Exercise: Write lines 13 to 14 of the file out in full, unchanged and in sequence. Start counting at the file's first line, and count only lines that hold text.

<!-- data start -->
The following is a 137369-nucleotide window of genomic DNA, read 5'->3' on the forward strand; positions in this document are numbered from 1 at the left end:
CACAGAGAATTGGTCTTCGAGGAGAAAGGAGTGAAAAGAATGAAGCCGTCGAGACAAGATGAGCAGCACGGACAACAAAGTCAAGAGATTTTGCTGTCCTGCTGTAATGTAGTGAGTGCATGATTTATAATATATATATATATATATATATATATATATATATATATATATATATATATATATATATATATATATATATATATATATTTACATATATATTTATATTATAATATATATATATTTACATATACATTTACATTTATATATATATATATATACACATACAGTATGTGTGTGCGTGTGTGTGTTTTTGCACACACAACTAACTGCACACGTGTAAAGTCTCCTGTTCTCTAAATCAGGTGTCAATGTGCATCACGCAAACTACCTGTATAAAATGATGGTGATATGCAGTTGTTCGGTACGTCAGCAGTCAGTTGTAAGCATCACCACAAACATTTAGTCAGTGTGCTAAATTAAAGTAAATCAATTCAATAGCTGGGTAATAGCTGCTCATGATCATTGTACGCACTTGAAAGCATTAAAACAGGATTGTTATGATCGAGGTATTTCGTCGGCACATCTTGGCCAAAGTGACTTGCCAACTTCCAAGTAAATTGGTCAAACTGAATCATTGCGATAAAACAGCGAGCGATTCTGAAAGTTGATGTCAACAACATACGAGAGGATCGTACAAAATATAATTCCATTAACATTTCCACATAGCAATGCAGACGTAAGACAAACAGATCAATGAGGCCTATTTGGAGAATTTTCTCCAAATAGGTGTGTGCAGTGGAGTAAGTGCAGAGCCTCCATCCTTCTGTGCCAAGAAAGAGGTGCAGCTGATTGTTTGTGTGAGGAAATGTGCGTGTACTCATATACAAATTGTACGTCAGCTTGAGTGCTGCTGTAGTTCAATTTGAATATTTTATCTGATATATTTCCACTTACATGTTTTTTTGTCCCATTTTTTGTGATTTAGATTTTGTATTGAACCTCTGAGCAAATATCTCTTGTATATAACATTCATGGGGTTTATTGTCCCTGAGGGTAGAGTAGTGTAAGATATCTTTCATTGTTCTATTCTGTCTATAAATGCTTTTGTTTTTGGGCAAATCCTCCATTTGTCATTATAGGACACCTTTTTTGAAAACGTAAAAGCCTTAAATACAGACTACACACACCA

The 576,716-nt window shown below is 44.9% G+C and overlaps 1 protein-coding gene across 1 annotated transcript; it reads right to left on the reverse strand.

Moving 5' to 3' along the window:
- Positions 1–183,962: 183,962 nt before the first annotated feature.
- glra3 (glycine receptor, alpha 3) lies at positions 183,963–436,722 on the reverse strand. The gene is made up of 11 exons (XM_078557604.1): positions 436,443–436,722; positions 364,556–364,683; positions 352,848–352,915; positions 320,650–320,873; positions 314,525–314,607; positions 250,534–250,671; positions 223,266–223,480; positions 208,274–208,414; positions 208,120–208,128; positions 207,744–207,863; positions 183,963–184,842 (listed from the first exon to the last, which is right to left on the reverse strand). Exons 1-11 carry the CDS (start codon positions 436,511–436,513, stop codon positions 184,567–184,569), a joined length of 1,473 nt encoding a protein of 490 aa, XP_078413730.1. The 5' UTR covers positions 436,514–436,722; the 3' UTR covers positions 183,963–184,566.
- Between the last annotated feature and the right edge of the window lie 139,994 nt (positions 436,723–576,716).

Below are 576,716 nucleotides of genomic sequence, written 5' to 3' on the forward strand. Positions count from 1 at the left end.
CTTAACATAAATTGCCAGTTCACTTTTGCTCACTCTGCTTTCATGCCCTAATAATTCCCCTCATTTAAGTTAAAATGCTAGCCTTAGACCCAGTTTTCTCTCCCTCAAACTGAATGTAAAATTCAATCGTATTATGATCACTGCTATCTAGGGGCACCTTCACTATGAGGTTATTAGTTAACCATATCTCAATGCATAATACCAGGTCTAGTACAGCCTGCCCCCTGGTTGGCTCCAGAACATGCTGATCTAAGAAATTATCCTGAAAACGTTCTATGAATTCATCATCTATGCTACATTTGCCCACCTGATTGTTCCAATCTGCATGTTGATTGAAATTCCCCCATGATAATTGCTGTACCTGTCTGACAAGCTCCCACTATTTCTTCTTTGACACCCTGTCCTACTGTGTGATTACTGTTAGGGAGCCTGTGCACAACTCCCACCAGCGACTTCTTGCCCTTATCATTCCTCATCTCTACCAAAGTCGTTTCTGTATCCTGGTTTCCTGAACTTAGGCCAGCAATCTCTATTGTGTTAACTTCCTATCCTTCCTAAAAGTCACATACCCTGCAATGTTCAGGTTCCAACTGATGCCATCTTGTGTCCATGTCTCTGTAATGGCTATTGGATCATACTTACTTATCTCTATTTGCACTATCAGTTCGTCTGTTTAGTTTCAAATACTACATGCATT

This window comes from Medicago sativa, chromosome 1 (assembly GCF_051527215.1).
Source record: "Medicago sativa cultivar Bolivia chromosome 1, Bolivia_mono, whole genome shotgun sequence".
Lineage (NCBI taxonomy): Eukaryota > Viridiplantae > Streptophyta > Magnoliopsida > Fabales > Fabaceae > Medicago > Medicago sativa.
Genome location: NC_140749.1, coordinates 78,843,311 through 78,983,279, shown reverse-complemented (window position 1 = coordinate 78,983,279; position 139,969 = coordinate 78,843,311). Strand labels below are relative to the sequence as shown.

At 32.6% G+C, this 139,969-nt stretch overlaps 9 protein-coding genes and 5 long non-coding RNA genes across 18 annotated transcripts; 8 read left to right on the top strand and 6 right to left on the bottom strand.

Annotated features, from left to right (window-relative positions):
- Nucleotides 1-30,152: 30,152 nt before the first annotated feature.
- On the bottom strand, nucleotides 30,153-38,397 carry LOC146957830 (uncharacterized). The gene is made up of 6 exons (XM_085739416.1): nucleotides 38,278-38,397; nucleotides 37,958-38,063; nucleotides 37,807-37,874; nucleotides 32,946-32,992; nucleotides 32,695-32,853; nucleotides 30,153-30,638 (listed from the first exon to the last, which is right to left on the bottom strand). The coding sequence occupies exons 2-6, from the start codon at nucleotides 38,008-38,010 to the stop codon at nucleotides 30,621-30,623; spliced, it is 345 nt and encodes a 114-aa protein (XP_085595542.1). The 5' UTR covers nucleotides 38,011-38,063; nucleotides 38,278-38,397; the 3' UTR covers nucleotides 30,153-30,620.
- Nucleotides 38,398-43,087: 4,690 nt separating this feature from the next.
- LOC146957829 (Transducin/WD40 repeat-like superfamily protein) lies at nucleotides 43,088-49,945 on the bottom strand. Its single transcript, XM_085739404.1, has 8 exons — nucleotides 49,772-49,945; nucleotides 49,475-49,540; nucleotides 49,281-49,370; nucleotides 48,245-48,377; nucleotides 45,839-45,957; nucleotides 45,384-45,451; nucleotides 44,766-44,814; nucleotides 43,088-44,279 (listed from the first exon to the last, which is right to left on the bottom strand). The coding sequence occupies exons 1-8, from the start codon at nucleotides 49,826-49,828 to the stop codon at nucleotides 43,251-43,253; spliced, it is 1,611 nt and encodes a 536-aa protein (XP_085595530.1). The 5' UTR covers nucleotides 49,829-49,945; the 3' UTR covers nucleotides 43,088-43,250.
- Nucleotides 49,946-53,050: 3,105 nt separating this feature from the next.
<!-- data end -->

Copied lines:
Genome location: NC_140749.1, coordinates 78,843,311 through 78,983,279, shown reverse-complemented (window position 1 = coordinate 78,983,279; position 139,969 = coordinate 78,843,311). Strand labels below are relative to the sequence as shown.

At 32.6% G+C, this 139,969-nt stretch overlaps 9 protein-coding genes and 5 long non-coding RNA genes across 18 annotated transcripts; 8 read left to right on the top strand and 6 right to left on the bottom strand.